Derrick Rose to go 5-on-5 after ASG

Chicago Bulls executive vice president John Paxson said Wednesday that Derrick Rose will participate in 5-on-5 practices after this weekend's All-Star break, and the team will then see how Rose's body responds as he continues to recover from ACL surgery on May 12.

"One of the issues we've faced with the way the season is you don't always have 5-on-5 practices, where you get up and down the floor, and that's basketball, and you have to be able to play that way," Paxson said on "The Carmen, Jurko & Harry Show" on ESPN 1000. "Coming out of this break, we're going to have some of those, so I do believe that coming out after the All-Star break where guys get some days off and then they come back, we're going to have some practices where (coach Tom Thibodeau) is going to be able to get them going up and down, and Derrick is going to be a part of those, and we'll see how his body responds.

"We want to make sure we're giving Derrick the best possible chance to succeed when he does come back. And we understand he's coming off from a very serious injury, and we're not expecting him to roll out there and be the player he was right away. We're expecting him to hit some bumps on the road, and that's going to happen. That's going to be part of his process as well, but I do anticipate that as we get past this break and Derrick can have some real practice time, we'll have a much better idea of how we're going to go about it."

Rose told USA TODAY Sports on Monday that he's still "far away" from returning, although he went on to say he's in the high 80 percent of recovery and his return could be within a couple of weeks or next season.

One source told ESPNChicago.com's Scott Powers on Tuesday that there's a "50-50" chance of Rose returning this season.

"You're not jeopardizing winning a championship, but you're jeopardizing Derrick's career if he plays and gets hurt again," the source said. "A lot of people are seeing him doing one-on-one or 2-on-2, but he's not ready. He's not 100 percent yet.

"Derrick has to feel comfortable. That's the key. He has to feel comfortable. There's no way in hell he's going to feel pressure. There's too much at stake. He has signed all these deals."

Paxson said the hope remains that Rose returns this season.

"We've always been feeling that way," Paxson said. "That's been our hope. But you never know. Let's face it, every injury and every rehab is different.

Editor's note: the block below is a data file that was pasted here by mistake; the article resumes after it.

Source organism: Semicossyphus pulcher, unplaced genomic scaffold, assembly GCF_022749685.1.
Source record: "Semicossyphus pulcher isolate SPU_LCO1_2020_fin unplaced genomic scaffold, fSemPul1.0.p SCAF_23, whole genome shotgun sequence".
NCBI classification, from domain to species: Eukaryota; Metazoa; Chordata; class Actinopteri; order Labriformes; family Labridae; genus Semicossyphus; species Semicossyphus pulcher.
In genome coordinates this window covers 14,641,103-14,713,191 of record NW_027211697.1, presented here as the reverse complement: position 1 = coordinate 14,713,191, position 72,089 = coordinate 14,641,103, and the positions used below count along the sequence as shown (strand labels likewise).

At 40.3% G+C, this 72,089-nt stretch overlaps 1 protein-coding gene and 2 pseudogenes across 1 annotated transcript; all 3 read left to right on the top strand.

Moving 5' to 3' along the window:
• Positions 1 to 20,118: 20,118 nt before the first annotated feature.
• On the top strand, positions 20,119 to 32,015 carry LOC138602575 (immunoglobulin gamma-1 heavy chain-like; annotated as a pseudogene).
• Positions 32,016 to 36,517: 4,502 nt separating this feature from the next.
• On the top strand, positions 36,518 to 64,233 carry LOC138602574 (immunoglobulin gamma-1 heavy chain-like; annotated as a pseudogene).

"Everybody can point to previous players, like (Minnesota Timberwolves guard Ricky) Rubio has been there this year and he's playing. Everything is different. Rubio is a different player than Derrick Rose. Derrick relies on his strength and speed and athleticism, whereas Rubio is more of a crafty guy who doesn't need those things. For people to say this guy has recovered quickly, you just never know. Our hope has always been that he would come back this year, and that's still our hope. I do think that as he continues to progress and he's making great progress, as he continues to progress and in his mind he gets closer to being ready, then hopefully he will. But if turns out that he doesn't, it's because his body is telling him he's not ready."

Paxson said Rose, who suffered the injury on April 28, looks strong.

"All the signs of his rehab, his strength, flexibility, those things are all terrific," he said. "He's doing great. Right off the bat, his flexibility, which was the first thing he had to get, that started to come back quickly, and he got that back. He's done very, very well."

But that doesn't mean a return date can be set.

"There's a reason we didn't put a date on it or even attempt to from the beginning, because you never know with an injury and how a guy is going to come back," Paxson said. "And really the timetable is Derrick's. When he feels he's physically at the point he can play and maybe even more importantly where he's mentally at the place he can play, then he'll play. We have to trust that.'

Paxson believes it comes down to practicing.

"Derrick, as we know, is a very tough-minded young man," Paxson said. "When I've seen him going through some basketball drills on the floor recently, you can see he's still very competitive. The other day they were doing some one-on-one stuff, a group of guys that hasn't be playing much, he got upset at himself when he missed a shot. But he was moving well. But again, that's not game-like."